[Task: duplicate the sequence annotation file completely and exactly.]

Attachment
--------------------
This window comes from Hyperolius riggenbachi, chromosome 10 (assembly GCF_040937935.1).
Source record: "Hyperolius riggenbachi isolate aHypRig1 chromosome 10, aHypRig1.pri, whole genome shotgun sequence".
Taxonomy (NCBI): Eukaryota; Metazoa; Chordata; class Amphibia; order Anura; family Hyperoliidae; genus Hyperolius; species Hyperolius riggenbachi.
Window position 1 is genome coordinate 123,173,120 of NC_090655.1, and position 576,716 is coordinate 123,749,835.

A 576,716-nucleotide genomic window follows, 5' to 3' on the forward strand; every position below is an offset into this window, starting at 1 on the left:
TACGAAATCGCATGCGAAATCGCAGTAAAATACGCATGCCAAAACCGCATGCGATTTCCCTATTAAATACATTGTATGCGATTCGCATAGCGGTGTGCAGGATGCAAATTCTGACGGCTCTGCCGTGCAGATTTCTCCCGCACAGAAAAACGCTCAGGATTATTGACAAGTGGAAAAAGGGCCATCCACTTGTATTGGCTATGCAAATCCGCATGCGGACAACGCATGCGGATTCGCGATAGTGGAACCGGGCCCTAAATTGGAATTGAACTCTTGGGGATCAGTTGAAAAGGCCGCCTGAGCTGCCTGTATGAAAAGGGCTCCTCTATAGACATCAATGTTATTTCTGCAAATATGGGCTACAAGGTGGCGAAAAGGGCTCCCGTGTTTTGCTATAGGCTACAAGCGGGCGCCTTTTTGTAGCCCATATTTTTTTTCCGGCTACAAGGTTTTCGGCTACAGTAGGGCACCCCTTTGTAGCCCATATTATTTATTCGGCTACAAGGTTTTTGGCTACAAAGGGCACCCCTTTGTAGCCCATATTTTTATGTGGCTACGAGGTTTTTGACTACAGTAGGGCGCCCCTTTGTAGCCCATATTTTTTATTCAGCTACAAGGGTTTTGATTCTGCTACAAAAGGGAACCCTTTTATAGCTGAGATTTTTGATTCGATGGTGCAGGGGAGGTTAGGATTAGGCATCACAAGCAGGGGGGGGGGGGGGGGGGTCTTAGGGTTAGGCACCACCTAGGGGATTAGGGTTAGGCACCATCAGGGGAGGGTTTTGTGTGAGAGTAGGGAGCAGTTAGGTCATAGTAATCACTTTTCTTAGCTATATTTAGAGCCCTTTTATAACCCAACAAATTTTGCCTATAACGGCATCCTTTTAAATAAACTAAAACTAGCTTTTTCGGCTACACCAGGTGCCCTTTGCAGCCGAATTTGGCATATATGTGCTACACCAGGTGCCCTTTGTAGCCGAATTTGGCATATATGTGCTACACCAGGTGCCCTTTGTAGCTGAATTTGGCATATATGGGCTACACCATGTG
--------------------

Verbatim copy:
This window comes from Hyperolius riggenbachi, chromosome 10 (assembly GCF_040937935.1).
Source record: "Hyperolius riggenbachi isolate aHypRig1 chromosome 10, aHypRig1.pri, whole genome shotgun sequence".
Taxonomy (NCBI): Eukaryota; Metazoa; Chordata; class Amphibia; order Anura; family Hyperoliidae; genus Hyperolius; species Hyperolius riggenbachi.
Window position 1 is genome coordinate 123,173,120 of NC_090655.1, and position 576,716 is coordinate 123,749,835.

A 576,716-nucleotide genomic window follows, 5' to 3' on the forward strand; every position below is an offset into this window, starting at 1 on the left:
TACGAAATCGCATGCGAAATCGCAGTAAAATACGCATGCCAAAACCGCATGCGATTTCCCTATTAAATACATTGTATGCGATTCGCATAGCGGTGTGCAGGATGCAAATTCTGACGGCTCTGCCGTGCAGATTTCTCCCGCACAGAAAAACGCTCAGGATTATTGACAAGTGGAAAAAGGGCCATCCACTTGTATTGGCTATGCAAATCCGCATGCGGACAACGCATGCGGATTCGCGATAGTGGAACCGGGCCCTAAATTGGAATTGAACTCTTGGGGATCAGTTGAAAAGGCCGCCTGAGCTGCCTGTATGAAAAGGGCTCCTCTATAGACATCAATGTTATTTCTGCAAATATGGGCTACAAGGTGGCGAAAAGGGCTCCCGTGTTTTGCTATAGGCTACAAGCGGGCGCCTTTTTGTAGCCCATATTTTTTTTCCGGCTACAAGGTTTTCGGCTACAGTAGGGCACCCCTTTGTAGCCCATATTATTTATTCGGCTACAAGGTTTTTGGCTACAAAGGGCACCCCTTTGTAGCCCATATTTTTATGTGGCTACGAGGTTTTTGACTACAGTAGGGCGCCCCTTTGTAGCCCATATTTTTTATTCAGCTACAAGGGTTTTGATTCTGCTACAAAAGGGAACCCTTTTATAGCTGAGATTTTTGATTCGATGGTGCAGGGGAGGTTAGGATTAGGCATCACAAGCAGGGGGGGGGGGGGGGGGGTCTTAGGGTTAGGCACCACCTAGGGGATTAGGGTTAGGCACCATCAGGGGAGGGTTTTGTGTGAGAGTAGGGAGCAGTTAGGTCATAGTAATCACTTTTCTTAGCTATATTTAGAGCCCTTTTATAACCCAACAAATTTTGCCTATAACGGCATCCTTTTAAATAAACTAAAACTAGCTTTTTCGGCTACACCAGGTGCCCTTTGCAGCCGAATTTGGCATATATGTGCTACACCAGGTGCCCTTTGTAGCCGAATTTGGCATATATGTGCTACACCAGGTGCCCTTTGTAGCTGAATTTGGCATATATGGGCTACACCATGTG